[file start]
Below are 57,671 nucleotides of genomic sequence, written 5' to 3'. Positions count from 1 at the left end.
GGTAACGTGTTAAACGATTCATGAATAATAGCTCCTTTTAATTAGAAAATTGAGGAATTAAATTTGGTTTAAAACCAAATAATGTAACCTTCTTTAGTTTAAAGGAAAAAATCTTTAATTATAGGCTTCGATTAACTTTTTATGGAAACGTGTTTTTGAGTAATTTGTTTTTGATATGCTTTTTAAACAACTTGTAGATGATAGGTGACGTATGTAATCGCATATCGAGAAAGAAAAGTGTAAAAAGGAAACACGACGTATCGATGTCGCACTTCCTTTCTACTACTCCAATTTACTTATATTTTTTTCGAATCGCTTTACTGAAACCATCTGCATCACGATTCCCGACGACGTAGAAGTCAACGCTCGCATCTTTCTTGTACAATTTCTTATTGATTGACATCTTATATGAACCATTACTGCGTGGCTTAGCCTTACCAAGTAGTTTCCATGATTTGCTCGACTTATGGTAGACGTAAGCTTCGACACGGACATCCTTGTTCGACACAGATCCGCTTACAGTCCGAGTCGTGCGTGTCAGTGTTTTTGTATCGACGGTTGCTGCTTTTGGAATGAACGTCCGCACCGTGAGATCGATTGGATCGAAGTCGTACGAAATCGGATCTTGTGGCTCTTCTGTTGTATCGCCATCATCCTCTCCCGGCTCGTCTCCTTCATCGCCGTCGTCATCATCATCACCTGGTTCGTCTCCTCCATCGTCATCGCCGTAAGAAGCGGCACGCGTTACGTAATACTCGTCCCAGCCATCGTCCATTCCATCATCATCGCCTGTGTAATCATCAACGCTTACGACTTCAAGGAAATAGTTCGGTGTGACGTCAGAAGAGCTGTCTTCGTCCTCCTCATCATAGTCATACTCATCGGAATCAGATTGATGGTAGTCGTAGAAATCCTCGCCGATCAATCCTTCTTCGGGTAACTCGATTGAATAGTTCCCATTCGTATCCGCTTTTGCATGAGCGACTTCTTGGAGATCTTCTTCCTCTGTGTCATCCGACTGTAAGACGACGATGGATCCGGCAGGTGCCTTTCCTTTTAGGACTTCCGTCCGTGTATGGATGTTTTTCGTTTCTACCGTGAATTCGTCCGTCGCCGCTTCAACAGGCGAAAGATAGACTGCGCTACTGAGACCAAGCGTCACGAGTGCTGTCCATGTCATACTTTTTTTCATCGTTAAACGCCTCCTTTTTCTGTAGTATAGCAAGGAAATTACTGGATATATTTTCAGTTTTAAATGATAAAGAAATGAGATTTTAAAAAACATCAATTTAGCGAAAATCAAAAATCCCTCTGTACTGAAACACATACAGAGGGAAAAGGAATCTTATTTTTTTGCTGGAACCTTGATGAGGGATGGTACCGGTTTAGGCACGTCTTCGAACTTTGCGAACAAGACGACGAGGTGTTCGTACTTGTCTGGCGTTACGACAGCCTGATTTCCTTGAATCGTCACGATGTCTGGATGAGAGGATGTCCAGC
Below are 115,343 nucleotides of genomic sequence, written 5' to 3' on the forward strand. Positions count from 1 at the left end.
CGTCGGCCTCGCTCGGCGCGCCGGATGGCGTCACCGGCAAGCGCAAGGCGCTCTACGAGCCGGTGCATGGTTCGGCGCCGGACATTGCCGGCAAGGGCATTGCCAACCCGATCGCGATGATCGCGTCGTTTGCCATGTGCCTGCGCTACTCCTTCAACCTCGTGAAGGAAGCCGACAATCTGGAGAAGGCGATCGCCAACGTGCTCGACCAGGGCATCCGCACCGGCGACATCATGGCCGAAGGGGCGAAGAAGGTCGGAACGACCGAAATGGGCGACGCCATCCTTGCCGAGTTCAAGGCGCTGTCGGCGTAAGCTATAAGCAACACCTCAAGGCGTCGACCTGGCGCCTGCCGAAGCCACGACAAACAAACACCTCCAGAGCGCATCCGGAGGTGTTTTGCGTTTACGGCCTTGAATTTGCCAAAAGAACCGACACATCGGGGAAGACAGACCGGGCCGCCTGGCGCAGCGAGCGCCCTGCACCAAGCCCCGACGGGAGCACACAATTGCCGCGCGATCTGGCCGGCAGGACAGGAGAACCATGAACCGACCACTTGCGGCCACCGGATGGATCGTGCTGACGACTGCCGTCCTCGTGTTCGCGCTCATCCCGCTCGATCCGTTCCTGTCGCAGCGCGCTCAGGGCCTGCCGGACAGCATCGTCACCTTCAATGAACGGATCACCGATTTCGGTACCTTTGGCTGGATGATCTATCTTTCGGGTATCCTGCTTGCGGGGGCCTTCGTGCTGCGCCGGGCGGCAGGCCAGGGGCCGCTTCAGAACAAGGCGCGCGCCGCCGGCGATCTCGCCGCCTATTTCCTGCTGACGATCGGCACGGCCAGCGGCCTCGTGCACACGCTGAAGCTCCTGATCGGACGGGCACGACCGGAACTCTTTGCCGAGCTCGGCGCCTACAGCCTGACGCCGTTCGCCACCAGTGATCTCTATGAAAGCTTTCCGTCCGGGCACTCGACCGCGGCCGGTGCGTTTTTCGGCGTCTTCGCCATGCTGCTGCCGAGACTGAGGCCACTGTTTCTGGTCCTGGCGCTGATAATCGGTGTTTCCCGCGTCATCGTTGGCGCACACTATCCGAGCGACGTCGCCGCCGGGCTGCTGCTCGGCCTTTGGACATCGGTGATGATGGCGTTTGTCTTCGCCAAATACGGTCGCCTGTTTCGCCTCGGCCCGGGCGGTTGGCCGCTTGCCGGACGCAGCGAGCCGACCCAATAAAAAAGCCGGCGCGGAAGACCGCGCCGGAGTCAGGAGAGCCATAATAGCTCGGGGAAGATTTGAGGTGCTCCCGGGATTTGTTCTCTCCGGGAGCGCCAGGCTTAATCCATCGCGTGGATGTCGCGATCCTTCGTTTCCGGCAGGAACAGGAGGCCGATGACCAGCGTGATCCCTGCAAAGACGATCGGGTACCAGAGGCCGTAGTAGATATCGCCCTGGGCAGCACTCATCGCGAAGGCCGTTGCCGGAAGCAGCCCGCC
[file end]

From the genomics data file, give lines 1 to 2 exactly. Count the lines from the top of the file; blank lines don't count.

Below are 57,671 nucleotides of genomic sequence, written 5' to 3'. Positions count from 1 at the left end.
GGTAACGTGTTAAACGATTCATGAATAATAGCTCCTTTTAATTAGAAAATTGAGGAATTAAATTTGGTTTAAAACCAAATAATGTAACCTTCTTTAGTTTAAAGGAAAAAATCTTTAATTATAGGCTTCGATTAACTTTTTATGGAAACGTGTTTTTGAGTAATTTGTTTTTGATATGCTTTTTAAACAACTTGTAGATGATAGGTGACGTATGTAATCGCATATCGAGAAAGAAAAGTGTAAAAAGGAAACACGACGTATCGATGTCGCACTTCCTTTCTACTACTCCAATTTACTTATATTTTTTTCGAATCGCTTTACTGAAACCATCTGCATCACGATTCCCGACGACGTAGAAGTCAACGCTCGCATCTTTCTTGTACAATTTCTTATTGATTGACATCTTATATGAACCATTACTGCGTGGCTTAGCCTTACCAAGTAGTTTCCATGATTTGCTCGACTTATGGTAGACGTAAGCTTCGACACGGACATCCTTGTTCGACACAGATCCGCTTACAGTCCGAGTCGTGCGTGTCAGTGTTTTTGTATCGACGGTTGCTGCTTTTGGAATGAACGTCCGCACCGTGAGATCGATTGGATCGAAGTCGTACGAAATCGGATCTTGTGGCTCTTCTGTTGTATCGCCATCATCCTCTCCCGGCTCGTCTCCTTCATCGCCGTCGTCATCATCATCACCTGGTTCGTCTCCTCCATCGTCATCGCCGTAAGAAGCGGCACGCGTTACGTAATACTCGTCCCAGCCATCGTCCATTCCATCATCATCGCCTGTGTAATCATCAACGCTTACGACTTCAAGGAAATAGTTCGGTGTGACGTCAGAAGAGCTGTCTTCGTCCTCCTCATCATAGTCATACTCATCGGAATCAGATTGATGGTAGTCGTAGAAATCCTCGCCGATCAATCCTTCTTCGGGTAACTCGATTGAATAGTTCCCATTCGTATCCGCTTTTGCATGAGCGACTTCTTGGAGATCTTCTTCCTCTGTGTCATCCGACTGTAAGACGACGATGGATCCGGCAGGTGCCTTTCCTTTTAGGACTTCCGTCCGTGTATGGATGTTTTTCGTTTCTACCGTGAATTCGTCCGTCGCCGCTTCAACAGGCGAAAGATAGACTGCGCTACTGAGACCAAGCGTCACGAGTGCTGTCCATGTCATACTTTTTTTCATCGTTAAACGCCTCCTTTTTCTGTAGTATAGCAAGGAAATTACTGGATATATTTTCAGTTTTAAATGATAAAGAAATGAGATTTTAAAAAACATCAATTTAGCGAAAATCAAAAATCCCTCTGTACTGAAACACATACAGAGGGAAAAGGAATCTTATTTTTTTGCTGGAACCTTGATGAGGGATGGTACCGGTTTAGGCACGTCTTCGAACTTTGCGAACAAGACGACGAGGTGTTCGTACTTGTCTGGCGTTACGACAGCCTGATTTCCTTGAATCGTCACGATGTCTGGATGAGAGGATGTCCAGC